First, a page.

Golf cart fires prevantable

By: Brandon Darnell, News Messenger Reporter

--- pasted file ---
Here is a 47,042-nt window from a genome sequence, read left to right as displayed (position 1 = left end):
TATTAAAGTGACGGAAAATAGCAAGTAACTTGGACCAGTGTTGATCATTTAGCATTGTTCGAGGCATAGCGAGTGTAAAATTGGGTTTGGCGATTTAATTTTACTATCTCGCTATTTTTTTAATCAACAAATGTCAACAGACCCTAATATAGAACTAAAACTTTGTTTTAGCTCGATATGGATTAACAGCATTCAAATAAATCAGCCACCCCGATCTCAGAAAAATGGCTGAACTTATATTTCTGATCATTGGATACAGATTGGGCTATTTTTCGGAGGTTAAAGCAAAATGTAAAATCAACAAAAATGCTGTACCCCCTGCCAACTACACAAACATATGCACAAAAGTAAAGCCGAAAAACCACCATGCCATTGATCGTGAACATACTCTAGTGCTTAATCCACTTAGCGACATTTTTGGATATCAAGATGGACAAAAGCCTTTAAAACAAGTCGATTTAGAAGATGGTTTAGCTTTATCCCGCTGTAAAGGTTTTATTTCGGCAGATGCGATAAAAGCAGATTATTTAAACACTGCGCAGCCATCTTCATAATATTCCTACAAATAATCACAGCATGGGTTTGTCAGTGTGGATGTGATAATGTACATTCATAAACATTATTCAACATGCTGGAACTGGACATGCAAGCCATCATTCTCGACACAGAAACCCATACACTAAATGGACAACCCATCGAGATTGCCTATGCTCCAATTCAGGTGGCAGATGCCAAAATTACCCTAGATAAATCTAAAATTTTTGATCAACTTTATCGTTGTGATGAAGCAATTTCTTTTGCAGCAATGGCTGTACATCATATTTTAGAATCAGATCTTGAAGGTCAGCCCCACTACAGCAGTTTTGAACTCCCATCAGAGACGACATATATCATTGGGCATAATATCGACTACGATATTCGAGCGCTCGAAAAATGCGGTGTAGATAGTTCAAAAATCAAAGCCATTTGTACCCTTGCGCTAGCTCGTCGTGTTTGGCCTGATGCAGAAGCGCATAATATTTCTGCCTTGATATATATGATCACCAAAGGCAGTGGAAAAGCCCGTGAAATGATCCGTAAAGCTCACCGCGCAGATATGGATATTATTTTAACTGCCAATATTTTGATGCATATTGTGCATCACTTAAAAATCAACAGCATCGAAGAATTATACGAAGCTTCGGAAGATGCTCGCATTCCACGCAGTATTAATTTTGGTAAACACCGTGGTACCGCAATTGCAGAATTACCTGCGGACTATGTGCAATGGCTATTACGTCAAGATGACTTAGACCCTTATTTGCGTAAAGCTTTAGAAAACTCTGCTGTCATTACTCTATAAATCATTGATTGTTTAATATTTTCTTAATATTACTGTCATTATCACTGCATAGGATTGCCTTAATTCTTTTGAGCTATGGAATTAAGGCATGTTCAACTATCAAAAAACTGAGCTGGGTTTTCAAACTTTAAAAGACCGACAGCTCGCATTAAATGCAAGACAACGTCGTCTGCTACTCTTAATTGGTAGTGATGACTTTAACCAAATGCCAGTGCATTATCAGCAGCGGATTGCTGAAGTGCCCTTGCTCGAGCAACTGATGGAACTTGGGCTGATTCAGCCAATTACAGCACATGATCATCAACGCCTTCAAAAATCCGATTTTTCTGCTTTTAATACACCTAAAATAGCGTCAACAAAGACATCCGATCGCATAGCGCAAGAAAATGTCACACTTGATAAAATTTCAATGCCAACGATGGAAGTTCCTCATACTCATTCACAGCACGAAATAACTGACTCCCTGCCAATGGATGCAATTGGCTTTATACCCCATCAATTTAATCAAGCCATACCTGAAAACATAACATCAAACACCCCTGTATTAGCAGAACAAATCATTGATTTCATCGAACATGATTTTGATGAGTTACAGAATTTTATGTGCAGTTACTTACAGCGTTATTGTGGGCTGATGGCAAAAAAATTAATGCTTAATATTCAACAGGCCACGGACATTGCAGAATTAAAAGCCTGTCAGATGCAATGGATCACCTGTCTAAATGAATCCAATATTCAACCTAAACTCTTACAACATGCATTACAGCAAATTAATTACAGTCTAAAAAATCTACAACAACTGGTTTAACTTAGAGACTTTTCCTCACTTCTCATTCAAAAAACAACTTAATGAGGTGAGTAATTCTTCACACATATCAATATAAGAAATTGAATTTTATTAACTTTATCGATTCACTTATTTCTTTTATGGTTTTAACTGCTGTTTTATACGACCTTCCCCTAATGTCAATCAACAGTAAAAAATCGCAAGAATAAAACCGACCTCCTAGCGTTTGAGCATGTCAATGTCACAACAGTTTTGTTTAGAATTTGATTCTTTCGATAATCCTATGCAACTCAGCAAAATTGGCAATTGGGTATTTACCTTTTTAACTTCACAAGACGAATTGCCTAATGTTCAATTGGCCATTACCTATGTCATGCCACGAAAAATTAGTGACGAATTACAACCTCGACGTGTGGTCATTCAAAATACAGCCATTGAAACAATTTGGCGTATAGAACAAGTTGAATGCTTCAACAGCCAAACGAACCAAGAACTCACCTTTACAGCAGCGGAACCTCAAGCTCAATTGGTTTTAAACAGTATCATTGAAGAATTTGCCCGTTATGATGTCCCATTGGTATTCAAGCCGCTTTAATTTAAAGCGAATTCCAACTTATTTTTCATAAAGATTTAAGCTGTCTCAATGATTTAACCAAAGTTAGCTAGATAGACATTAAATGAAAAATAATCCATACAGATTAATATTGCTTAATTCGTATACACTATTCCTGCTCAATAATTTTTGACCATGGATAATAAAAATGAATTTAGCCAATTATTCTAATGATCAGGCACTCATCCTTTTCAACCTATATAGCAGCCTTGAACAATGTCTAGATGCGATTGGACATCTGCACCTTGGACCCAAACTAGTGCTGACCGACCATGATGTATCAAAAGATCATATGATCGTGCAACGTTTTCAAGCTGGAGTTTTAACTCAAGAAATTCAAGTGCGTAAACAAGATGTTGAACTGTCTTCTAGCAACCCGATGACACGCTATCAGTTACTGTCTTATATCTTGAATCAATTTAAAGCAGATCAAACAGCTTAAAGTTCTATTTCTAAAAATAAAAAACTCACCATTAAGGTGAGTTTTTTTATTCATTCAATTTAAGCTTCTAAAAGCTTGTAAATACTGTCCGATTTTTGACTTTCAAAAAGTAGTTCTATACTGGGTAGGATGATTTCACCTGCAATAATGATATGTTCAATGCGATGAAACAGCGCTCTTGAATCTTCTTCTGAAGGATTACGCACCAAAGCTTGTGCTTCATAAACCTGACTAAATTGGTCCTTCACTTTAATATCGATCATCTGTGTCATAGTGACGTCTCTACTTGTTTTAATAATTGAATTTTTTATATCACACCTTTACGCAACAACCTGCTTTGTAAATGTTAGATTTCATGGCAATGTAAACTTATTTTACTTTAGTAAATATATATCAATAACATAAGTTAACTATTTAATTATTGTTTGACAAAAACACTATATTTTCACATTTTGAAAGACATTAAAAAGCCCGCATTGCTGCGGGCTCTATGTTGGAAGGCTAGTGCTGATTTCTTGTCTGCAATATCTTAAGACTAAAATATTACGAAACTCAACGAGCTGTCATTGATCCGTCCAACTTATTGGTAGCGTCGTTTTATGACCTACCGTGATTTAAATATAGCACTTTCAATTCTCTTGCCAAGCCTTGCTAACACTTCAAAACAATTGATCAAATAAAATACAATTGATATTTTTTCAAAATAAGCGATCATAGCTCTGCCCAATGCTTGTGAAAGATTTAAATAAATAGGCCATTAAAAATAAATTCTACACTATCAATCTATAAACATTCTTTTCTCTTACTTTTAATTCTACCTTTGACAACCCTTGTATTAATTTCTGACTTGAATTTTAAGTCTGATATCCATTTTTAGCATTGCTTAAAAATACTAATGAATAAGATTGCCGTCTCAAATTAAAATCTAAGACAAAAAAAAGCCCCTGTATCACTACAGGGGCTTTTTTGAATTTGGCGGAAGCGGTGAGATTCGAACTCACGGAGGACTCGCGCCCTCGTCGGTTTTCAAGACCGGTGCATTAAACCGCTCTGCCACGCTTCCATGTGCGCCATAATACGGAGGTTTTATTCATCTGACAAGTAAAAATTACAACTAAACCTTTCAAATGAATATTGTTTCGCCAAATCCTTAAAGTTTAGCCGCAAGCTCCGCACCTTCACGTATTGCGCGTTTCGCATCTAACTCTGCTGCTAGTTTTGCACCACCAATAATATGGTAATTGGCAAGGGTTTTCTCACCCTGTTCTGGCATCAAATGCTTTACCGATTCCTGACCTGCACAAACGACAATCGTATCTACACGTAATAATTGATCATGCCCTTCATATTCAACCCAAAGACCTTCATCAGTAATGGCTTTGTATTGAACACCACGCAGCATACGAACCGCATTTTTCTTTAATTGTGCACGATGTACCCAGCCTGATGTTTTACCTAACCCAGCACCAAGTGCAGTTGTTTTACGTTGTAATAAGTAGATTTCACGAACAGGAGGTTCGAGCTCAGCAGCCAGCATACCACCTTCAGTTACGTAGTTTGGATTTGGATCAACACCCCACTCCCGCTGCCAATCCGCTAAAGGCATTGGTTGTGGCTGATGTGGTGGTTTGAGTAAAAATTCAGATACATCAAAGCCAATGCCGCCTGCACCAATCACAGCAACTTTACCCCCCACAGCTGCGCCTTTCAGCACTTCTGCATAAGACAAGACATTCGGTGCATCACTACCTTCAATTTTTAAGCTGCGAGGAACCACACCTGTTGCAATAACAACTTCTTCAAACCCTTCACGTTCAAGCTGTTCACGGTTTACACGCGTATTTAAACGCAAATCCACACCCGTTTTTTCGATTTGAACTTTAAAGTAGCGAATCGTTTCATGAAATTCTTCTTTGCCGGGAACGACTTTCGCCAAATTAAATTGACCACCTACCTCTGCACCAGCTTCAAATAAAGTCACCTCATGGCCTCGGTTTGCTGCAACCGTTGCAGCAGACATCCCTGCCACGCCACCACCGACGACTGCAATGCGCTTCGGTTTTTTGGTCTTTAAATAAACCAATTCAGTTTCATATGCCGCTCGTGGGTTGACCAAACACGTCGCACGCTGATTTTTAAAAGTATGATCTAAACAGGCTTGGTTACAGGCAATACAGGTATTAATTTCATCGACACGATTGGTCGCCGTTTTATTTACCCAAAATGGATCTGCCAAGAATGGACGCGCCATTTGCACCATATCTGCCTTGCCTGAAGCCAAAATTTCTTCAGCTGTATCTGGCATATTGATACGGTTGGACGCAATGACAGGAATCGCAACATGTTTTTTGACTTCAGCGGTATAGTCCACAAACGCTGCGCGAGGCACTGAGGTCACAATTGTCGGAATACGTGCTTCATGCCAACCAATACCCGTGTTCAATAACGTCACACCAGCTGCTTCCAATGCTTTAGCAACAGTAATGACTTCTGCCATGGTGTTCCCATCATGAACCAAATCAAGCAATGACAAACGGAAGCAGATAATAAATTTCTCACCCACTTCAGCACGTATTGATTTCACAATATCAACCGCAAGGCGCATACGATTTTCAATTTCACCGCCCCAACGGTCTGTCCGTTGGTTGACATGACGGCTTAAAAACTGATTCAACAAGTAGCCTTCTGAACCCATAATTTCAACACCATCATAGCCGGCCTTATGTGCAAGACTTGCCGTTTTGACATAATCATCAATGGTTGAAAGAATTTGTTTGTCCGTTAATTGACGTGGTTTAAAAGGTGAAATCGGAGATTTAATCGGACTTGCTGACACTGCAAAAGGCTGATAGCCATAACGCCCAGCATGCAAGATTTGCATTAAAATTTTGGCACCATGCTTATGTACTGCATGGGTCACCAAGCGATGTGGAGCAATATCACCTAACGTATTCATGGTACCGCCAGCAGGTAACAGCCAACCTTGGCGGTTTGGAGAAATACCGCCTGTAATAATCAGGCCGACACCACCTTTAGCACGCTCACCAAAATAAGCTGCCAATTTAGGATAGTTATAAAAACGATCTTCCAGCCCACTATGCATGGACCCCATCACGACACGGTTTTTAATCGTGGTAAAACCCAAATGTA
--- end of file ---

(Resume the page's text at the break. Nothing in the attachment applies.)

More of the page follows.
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One kind of easily avoidable fire is becoming an increasingly common problem in Lincoln. A recent golf cart fire in Lincoln Hills was the latest in a rash of similar fires, according to firefighters. At least five golf carts have gone up in flames in the past six months, and most of them can be prevented, Lincoln Fire Chief Dave Whitt said. According to Lincoln Police Lt. Paul Shelgren, there are more than 1,000 golf carts in Lincoln. Fires like last Thursday’s at the Orchard Creek Lodge in Sun City Lincoln Hills almost always start in the battery compartment and are usually due to improper maintenance, said Tom Tomlinson, owner of’s retail location in Rocklin. According to Tomlinson, the fires are caused when corrosion creates air gaps between battery terminals and their connecting wires. Sparks can fly across those air gaps, much like an arc welder. “It doesn’t take long for the heat to melt that post on top of the battery,” Tomlinson said, adding that in most cases, that’s all that happens. While melting part of a battery will cause that battery to need replacement, there can be a couple of major problems if the plastic top of the battery breaks open due to the heat. Hydrogen gas – which builds up in the battery when it is being used – can ignite once it is exposed to the heat and the spark, causing the battery to either blow its top off or catch fire, Tomlinson said. At that point, golf carts burn quickly. There have been no reported injuries so far, according to Whitt. Capt. Evan Faddis of the Lincoln Fire Department, responding to last Thursday’s golf-cart fire, said his crew was on the scene in four minutes but the cart was a total loss, with the plastic bodywork, roof and seat consumed by the flames. Driving the golf cart was Julie Freeman, who said she first noticed the problem when the cart stopped running and assumed the cart ran out of battery power. Freeman and her daughter got out of the cart to push it and then noticed the smoke. “Within seconds, it was engulfed in flames,” Freeman said. Batteries are most likely to catch fire under heavy loads, according to Tomlinson. That includes going fast or going uphill. With six or eight batteries in most golf carts, that’s plenty of opportunities for problems if they’re not properly maintained. “It’s worth their weight in gold to have them checked,” Whitt said. “They require maintenance.” Golf carts need regular maintenance Whitt and Tomlinson both suggested checking batteries monthly for corrosion and loose fittings. According to Tomlinson, corrosion, which usually appears as a greenish crusting on the battery terminals, can be cleaned with a wire brush. When tightening the wires back on the terminals, Tomlinson said it’s a good idea to use a wrench wrapped in electrical tape to prevent an accidental connection between battery terminals. Another maintenance requirement is to keep appropriate levels of water in the batteries. “We do monthly inspections on our carts,” Tomlinson said. “We water them monthly, clean the terminals and tighten the wires.” For residents who aren’t mechanically inclined, Tomlinson said he does maintenance checks at his store and he sometimes goes to Sun City Lincoln Hills, where he offers free inspections. As a precautionary measure, Whitt said it is a good idea to purchase a small fire extinguisher at Lowe’s, Home Depot and Target. They can be mounted in accessible places on the carts – not in the battery compartment – and are easy to use. “It’s a $25 to $35 deal that can save thousands of dollars,” Whitt said. Barbara Booten lives in Sun City and owns a golf cart. “I have someone come out once a year to check it,” Booten said, adding that she checks the water level in her batteries about every three weeks. “That’s very important,” Booten added, “but I don’t think most people do it.” Another Sun City resident, Howard Liebgold, said he checks his water levels every week or 10 days. “It only takes about 10 minutes,” Liebgold said. “I absolutely do it myself.” Liebgold said he also checks for corrosion when he fills the water levels in his batteries. “I just get distilled water and make sure there’s at least half an inch of water above the plates in the batteries,” Liebgold said. “These golf carts need to be checked because they don’t have any gauges.” According to Liebgold, the water levels drop faster in hot weather than in the winter. Brandon Darnell can be reached by e-mail at